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Tuesday, March 31, 2009

the beauty of scala traits and self types

So I'm working on a small throw-away project to check out the Scala+Jersey+XStream stack and I've come across a nice implementation pattern (more precisely I found a way to use one I've heard of previously in the slight different context, see James Coplien presentation on DCI and the article on the subject).

I hold a reference to an instance of XStream class somewhere in my app. It is responsible for marshalling objects and it looks like this (examples are shortened for clarity):

val XML = new XStream(new xml.JDomDriver()) {{
setMode(XStream.NO_REFERENCES);
alias("courses", ScalaCollectionClasses.ListBuffer)
alias("course", classOf[resources.Course])
}}

That looks nice - the initialisation block gives the instantiation of XStream object nice DSLish look of a spec. But when I decided to use both XML and JSON and following chunk of code appeared on the screen.

val XML = new XStream(new xml.JDomDriver()) {{
setMode(XStream.NO_REFERENCES);
alias("courses", ScalaCollectionClasses.ListBuffer)
alias("course", classOf[resources.Course])
}}
val JSON = new XStream(new json.JsonHierarchicalStreamDriver()) {{
setMode(XStream.NO_REFERENCES);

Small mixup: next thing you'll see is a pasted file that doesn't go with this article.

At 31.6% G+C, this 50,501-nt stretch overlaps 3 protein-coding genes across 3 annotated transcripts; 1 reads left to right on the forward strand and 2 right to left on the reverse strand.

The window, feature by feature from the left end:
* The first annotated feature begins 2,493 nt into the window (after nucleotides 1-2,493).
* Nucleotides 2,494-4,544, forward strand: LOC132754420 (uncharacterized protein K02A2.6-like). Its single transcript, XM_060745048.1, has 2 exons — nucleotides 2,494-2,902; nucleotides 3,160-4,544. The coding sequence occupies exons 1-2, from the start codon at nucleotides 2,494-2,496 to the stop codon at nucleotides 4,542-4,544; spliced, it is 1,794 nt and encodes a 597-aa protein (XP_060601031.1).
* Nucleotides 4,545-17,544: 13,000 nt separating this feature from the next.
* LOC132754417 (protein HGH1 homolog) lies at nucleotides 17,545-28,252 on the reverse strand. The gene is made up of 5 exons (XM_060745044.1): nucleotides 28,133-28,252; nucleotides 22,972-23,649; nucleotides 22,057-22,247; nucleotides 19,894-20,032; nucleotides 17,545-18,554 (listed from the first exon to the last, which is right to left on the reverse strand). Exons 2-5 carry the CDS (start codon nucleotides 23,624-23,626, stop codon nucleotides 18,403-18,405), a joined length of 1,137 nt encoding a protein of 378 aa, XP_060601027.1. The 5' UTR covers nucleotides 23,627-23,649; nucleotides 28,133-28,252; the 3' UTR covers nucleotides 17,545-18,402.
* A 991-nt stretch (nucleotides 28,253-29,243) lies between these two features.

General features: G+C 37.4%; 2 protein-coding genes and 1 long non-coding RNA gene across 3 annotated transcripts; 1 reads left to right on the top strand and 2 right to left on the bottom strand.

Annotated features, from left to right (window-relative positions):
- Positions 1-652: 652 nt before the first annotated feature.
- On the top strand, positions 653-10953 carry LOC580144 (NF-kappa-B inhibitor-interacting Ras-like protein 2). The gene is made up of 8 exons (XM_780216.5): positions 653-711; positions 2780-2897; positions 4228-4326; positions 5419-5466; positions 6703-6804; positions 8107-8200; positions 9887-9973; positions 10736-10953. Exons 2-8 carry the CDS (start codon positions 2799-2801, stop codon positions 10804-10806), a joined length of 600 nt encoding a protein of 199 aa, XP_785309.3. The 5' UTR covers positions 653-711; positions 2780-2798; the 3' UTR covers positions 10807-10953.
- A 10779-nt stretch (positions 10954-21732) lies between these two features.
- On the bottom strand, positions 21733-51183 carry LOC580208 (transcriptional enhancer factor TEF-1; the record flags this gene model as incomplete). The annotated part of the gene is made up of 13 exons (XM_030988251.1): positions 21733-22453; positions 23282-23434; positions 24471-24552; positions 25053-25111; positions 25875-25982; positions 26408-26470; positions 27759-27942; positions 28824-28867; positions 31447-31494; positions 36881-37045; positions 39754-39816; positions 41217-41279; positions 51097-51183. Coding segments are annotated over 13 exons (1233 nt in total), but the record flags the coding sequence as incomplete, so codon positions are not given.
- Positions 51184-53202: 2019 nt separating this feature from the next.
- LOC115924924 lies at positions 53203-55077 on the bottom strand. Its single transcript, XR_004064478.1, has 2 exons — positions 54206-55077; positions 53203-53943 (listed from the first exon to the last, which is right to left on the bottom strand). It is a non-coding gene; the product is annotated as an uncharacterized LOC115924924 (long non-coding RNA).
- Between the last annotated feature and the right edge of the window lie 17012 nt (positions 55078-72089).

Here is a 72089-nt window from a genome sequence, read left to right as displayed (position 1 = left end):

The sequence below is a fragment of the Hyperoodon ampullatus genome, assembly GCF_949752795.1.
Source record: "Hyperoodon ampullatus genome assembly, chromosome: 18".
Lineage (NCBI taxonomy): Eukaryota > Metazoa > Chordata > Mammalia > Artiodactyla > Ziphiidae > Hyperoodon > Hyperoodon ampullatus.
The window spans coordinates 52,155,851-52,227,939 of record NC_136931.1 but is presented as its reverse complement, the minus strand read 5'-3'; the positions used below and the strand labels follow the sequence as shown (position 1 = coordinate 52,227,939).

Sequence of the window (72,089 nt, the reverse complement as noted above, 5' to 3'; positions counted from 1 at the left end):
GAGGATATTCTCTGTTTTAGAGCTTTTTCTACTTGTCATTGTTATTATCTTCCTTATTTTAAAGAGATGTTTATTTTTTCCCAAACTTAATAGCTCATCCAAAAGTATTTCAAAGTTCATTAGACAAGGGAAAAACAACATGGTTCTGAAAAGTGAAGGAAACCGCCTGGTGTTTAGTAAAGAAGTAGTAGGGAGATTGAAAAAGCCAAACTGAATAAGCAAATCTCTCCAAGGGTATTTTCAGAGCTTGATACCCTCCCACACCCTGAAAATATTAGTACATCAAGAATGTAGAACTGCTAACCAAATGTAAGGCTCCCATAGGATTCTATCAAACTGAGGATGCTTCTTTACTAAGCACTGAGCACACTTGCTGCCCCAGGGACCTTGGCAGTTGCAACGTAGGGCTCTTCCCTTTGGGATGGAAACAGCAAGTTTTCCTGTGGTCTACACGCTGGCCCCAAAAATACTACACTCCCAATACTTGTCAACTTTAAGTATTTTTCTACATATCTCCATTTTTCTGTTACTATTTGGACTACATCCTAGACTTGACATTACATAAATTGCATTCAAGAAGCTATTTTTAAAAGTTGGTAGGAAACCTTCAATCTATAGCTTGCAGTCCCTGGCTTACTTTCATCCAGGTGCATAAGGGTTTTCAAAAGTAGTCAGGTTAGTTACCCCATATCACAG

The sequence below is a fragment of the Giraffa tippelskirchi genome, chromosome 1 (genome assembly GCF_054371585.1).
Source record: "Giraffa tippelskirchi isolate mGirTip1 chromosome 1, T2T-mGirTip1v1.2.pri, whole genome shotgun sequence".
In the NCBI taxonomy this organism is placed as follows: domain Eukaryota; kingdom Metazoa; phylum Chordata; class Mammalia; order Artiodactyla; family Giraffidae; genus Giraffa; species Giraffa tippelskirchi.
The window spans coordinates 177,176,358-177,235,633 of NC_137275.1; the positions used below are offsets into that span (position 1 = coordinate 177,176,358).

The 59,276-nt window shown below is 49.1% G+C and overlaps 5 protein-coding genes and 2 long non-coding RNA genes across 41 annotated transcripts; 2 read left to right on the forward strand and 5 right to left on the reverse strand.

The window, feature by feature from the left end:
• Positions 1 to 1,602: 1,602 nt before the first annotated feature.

alias("courses", ScalaCollectionClasses.ListBuffer)
alias("course", classOf[resources.Course])
}}

Ok.. duplication strikes you right away. So how do you fight that monster? There are actually a few options to choose from:

  • inheritance

    class MyXStream extends XStream {
    setMode(XStream.NO_REFERENCES);
    alias("courses", ScalaCollectionClasses.ListBuffer)
    alias("course", classOf[resources.Course])
    }
    val XML = new MyXStream(new xml.JDomDriver())
    val JSON = new MyXStream(new json.JsonHierarchicalStreamDriver())


  • delegation

    val XML = new XStream(new xml.JDomDriver()) {{ configure(this) }}
    val JSON = new XStream(new json.JsonHierarchicalStreamDriver()) {{ configure(this) }}
    def configure(xstream : XStream) = {
    setMode(XStream.NO_REFERENCES);
    alias("courses", ScalaCollectionClasses.ListBuffer)
    alias("course", classOf[resources.Course])
    }

    or

    val XML = configure(new XStream(new xml.JDomDriver()))
    val JSON = configure(new XStream(new json.JsonHierarchicalStreamDriver()))
    def configure(xstream : XStream) = {
    xstream.setMode(XStream.NO_REFERENCES);
    xstream.alias("courses", ScalaCollectionClasses.ListBuffer)
    xstream.alias("course", classOf[resources.Course])
    xstream
    }


  • implicit conversion

    val XML = new XStream(new xml.JDomDriver()).configure()
    val JSON = new XStream(new json.JsonHierarchicalStreamDriver()).configure()
    def xstreamToConfigurableXStream(xstream : XStream) = new {
    def configure() = {
    setMode(XStream.NO_REFERENCES);
    alias("courses", ScalaCollectionClasses.ListBuffer)
    alias("course", classOf[resources.Course])
    }
    }

Ok as for the first one - inheritance sux.. I mean really.. inheritance is for most of the time the last resort and you know it.

Second and the third one are ok.. I mean most of the time I'd say ok to this solution and implement something like this in Java.